In the event that it is not self evident that a particular oxygen carrier can be used in the practice of the present invention, simple measurement of binding affinity, such as is described more fully later in this specification, for the oxidized and reduced states of the carrier will readily identify suitable carriers. As identified previously, a suitable carrier for the preferred embodiments will have two reversible oxidation states exhibiting different oxygen affinities while only one such state is necessary if there is to be no cycling between different oxidation states.

It will be readily recognized by those skilled in the art that a carrier molecule designed to bind one particular molecule in a biological system (or a synethetically produced carrier molecule) can often bind other molecules as well. For example, hemoglobin and other biologically derived oxygen-binding compounds can bind many ligands in addition to oxygen. For example, carbon monoxide, nitric oxide, oxygen, isocyanide, and nitroso-aromatics all bind to the reduced form of hemoglobin (Fe2+). Hydroxide, cyanide, azide, fluoride, nitric oxide, acetate, and formate all bind to the oxidized form of hemoglobin and similar molecules as oxygen carriers, they are more correctly referred to as ligand carriers. Accordingly, any reference in this specification to a "oxygen carrier" or to a carrier as being a carrier of any particular ligand is not intended to specify that no other ligands can be carried by the same carrier molecule. Thus, the present invention can be used to extract other ligands from other environmental fluids (such as waste gas streams orchemical process streams)

The many known oxygen carriers can be divided into two basic groups: proteinaceous carriers (typically hemoglobin and similar compounds) and non-proteinaceous carriers. Both types are suitable for use in the present invention although proteins are relatively unstable to temperature and solvent effects and are readily destroyed by biochemical attack (bacterial contamination). However, since any apparatus used in the practice of the invention as described herein must be sealed from the external environment, a sterile internal environment can readily be maintained. Likewise, many applications do not involve extremes of temperature or contact with other solvents, and proteinaceous carriers can readily be used.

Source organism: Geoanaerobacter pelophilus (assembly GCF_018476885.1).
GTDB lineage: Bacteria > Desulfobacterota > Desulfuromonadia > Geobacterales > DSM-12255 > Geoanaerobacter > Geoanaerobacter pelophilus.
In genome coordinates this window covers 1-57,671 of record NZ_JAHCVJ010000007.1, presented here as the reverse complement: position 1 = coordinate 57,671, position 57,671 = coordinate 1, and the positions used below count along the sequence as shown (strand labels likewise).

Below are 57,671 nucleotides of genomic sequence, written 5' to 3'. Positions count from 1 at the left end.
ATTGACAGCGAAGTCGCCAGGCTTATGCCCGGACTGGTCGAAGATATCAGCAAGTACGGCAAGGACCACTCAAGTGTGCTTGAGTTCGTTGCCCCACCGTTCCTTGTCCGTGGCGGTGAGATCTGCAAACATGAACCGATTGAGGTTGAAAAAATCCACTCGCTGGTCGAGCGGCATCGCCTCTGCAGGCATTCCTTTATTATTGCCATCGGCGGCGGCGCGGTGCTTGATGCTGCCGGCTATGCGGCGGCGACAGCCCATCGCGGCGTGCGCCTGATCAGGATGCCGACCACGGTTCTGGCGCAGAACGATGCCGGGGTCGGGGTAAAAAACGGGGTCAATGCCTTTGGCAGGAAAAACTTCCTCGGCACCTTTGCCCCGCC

Minor problems, likewise readily overcomable, also exist with nonproteinaceous carriers. For example, heme molecules (which contain iron in the +2 oxidation state) are readily oxidized (to Fe3+) in the absence of the protective protein portion of the hemoglobin molecule. Oxidized heme is not capable of binding oxygen. Similar considerations are true for the cytochromes and other molecules containing a porphin ring. However, since the present invention deliberately changes the oxidation state to +3 in order to release oxygen, this is not a handicap in the present system as long as the cycle time is short enough to prevent too much oxidation from occurring during the oxygen loading step, as is described in detail later.

Although some theoretical investigations have been made into the stability of oxygen-binding compounds based on porphin ring systems (see previous discussion under section entitled DESCRIPTION OF THE PRIOR ART), there has been no suggestion of using oxygen-binding molecules in a closed, fixed-volume system for extracting oxygen across a gas-permeable membrane from the environment on the other side of the membrane. It was only with the investigations of the present inventors that it became possible to provide an apparatus and a method capable of extracting oxygen from an environment surrounding the apparatus at the rate which is now possible. For example, certain preferred embodiments of the invention are capable of extracting oxygen from seawater where it is present at a concentration of about 7 parts per million (ppm) into a carrier fluid at a concentration of 860 ppm (600 ml of STP oxygen per liter of carrier fluid), a concentration 3 times that which is present in air and over 100 times that which was present in seawater.